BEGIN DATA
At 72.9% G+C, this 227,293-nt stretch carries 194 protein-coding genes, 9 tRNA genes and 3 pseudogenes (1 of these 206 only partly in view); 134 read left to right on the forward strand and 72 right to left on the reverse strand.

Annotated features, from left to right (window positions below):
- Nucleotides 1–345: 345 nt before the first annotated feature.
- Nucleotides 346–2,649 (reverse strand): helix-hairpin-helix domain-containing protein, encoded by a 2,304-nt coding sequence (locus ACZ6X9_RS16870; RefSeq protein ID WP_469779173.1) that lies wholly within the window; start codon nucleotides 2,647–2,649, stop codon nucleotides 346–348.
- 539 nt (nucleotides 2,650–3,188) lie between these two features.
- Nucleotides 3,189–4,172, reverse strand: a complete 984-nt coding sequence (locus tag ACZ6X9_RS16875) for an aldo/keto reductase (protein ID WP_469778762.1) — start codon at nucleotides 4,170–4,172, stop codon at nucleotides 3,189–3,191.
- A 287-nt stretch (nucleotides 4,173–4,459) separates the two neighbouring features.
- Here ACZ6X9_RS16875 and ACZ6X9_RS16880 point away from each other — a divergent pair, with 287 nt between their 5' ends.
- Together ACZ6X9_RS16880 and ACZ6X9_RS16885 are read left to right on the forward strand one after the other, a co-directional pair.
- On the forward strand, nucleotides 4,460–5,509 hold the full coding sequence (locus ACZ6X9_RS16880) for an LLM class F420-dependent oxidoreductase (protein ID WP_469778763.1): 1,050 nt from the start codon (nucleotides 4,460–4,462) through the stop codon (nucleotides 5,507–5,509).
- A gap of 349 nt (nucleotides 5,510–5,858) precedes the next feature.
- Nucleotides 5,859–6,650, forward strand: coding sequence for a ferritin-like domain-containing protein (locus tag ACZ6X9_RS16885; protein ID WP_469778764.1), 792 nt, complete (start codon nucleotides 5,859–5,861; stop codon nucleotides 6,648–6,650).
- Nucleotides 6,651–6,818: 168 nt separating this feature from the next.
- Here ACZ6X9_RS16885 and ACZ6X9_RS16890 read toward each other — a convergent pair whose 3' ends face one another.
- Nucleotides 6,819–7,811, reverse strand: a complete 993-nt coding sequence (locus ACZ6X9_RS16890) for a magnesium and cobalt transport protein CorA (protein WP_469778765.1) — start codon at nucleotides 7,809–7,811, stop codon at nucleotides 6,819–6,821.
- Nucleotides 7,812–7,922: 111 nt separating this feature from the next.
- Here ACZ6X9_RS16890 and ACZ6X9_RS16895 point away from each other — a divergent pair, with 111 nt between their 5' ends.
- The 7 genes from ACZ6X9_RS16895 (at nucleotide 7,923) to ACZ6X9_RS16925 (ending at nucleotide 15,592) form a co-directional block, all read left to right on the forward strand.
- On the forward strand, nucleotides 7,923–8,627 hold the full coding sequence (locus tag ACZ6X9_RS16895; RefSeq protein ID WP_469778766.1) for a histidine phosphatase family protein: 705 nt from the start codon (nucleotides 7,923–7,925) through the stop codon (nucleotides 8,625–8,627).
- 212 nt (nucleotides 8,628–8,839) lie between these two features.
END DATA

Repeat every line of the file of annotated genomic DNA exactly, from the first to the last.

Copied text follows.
At 72.9% G+C, this 227,293-nt stretch carries 194 protein-coding genes, 9 tRNA genes and 3 pseudogenes (1 of these 206 only partly in view); 134 read left to right on the forward strand and 72 right to left on the reverse strand.

Annotated features, from left to right (window positions below):
- Nucleotides 1–345: 345 nt before the first annotated feature.
- Nucleotides 346–2,649 (reverse strand): helix-hairpin-helix domain-containing protein, encoded by a 2,304-nt coding sequence (locus ACZ6X9_RS16870; RefSeq protein ID WP_469779173.1) that lies wholly within the window; start codon nucleotides 2,647–2,649, stop codon nucleotides 346–348.
- 539 nt (nucleotides 2,650–3,188) lie between these two features.
- Nucleotides 3,189–4,172, reverse strand: a complete 984-nt coding sequence (locus tag ACZ6X9_RS16875) for an aldo/keto reductase (protein ID WP_469778762.1) — start codon at nucleotides 4,170–4,172, stop codon at nucleotides 3,189–3,191.
- A 287-nt stretch (nucleotides 4,173–4,459) separates the two neighbouring features.
- Here ACZ6X9_RS16875 and ACZ6X9_RS16880 point away from each other — a divergent pair, with 287 nt between their 5' ends.
- Together ACZ6X9_RS16880 and ACZ6X9_RS16885 are read left to right on the forward strand one after the other, a co-directional pair.
- On the forward strand, nucleotides 4,460–5,509 hold the full coding sequence (locus ACZ6X9_RS16880) for an LLM class F420-dependent oxidoreductase (protein ID WP_469778763.1): 1,050 nt from the start codon (nucleotides 4,460–4,462) through the stop codon (nucleotides 5,507–5,509).
- A gap of 349 nt (nucleotides 5,510–5,858) precedes the next feature.
- Nucleotides 5,859–6,650, forward strand: coding sequence for a ferritin-like domain-containing protein (locus tag ACZ6X9_RS16885; protein ID WP_469778764.1), 792 nt, complete (start codon nucleotides 5,859–5,861; stop codon nucleotides 6,648–6,650).
- Nucleotides 6,651–6,818: 168 nt separating this feature from the next.
- Here ACZ6X9_RS16885 and ACZ6X9_RS16890 read toward each other — a convergent pair whose 3' ends face one another.
- Nucleotides 6,819–7,811, reverse strand: a complete 993-nt coding sequence (locus ACZ6X9_RS16890) for a magnesium and cobalt transport protein CorA (protein WP_469778765.1) — start codon at nucleotides 7,809–7,811, stop codon at nucleotides 6,819–6,821.
- Nucleotides 7,812–7,922: 111 nt separating this feature from the next.
- Here ACZ6X9_RS16890 and ACZ6X9_RS16895 point away from each other — a divergent pair, with 111 nt between their 5' ends.
- The 7 genes from ACZ6X9_RS16895 (at nucleotide 7,923) to ACZ6X9_RS16925 (ending at nucleotide 15,592) form a co-directional block, all read left to right on the forward strand.
- On the forward strand, nucleotides 7,923–8,627 hold the full coding sequence (locus tag ACZ6X9_RS16895; RefSeq protein ID WP_469778766.1) for a histidine phosphatase family protein: 705 nt from the start codon (nucleotides 7,923–7,925) through the stop codon (nucleotides 8,625–8,627).
- 212 nt (nucleotides 8,628–8,839) lie between these two features.